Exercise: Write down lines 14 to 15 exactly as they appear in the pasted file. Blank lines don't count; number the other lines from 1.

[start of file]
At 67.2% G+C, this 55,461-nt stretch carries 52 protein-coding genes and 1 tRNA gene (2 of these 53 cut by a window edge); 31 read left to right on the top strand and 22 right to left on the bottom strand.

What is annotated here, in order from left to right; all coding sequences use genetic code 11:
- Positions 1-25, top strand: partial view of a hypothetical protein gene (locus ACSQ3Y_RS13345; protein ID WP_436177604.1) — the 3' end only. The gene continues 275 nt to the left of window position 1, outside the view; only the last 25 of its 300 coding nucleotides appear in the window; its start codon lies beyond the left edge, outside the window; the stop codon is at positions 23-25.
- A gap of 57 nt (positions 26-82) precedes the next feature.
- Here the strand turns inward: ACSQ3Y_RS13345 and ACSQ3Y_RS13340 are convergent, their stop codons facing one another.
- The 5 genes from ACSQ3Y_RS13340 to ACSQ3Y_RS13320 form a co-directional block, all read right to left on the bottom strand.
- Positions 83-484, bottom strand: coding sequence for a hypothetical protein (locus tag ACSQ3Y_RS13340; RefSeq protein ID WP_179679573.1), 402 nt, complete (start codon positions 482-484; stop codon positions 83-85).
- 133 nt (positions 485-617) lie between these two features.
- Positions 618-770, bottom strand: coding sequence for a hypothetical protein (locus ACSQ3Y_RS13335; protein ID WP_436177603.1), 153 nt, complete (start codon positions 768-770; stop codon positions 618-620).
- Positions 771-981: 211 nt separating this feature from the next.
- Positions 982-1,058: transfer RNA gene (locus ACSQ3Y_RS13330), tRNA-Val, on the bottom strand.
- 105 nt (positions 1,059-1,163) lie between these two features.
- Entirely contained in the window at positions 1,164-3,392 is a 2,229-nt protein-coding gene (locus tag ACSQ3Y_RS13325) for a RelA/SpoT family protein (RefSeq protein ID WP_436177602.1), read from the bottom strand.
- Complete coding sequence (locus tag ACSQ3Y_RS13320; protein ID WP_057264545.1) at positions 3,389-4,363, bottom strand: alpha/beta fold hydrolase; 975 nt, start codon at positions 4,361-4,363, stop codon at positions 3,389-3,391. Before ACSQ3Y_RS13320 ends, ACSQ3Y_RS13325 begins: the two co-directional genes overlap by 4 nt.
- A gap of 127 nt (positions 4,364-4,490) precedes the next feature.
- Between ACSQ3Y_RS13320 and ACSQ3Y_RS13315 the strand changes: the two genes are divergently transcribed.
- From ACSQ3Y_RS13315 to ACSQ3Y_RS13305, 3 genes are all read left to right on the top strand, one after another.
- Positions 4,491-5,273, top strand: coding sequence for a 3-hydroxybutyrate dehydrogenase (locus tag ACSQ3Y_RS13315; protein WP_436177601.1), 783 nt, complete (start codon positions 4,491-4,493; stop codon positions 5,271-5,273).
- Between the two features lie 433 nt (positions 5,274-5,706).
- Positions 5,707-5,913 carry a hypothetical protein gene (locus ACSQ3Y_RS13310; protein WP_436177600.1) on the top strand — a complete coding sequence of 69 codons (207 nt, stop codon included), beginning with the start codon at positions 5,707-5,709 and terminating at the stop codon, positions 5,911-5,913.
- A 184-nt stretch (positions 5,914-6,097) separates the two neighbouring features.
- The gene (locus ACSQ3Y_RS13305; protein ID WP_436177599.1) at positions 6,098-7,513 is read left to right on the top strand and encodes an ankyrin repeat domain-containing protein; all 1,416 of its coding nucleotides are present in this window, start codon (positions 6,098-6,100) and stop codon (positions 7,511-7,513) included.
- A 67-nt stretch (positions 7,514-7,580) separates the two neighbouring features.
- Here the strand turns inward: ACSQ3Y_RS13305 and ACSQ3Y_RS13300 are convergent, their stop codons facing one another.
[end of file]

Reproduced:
- Complete coding sequence (locus tag ACSQ3Y_RS13320; protein ID WP_057264545.1) at positions 3,389-4,363, bottom strand: alpha/beta fold hydrolase; 975 nt, start codon at positions 4,361-4,363, stop codon at positions 3,389-3,391. Before ACSQ3Y_RS13320 ends, ACSQ3Y_RS13325 begins: the two co-directional genes overlap by 4 nt.
- A gap of 127 nt (positions 4,364-4,490) precedes the next feature.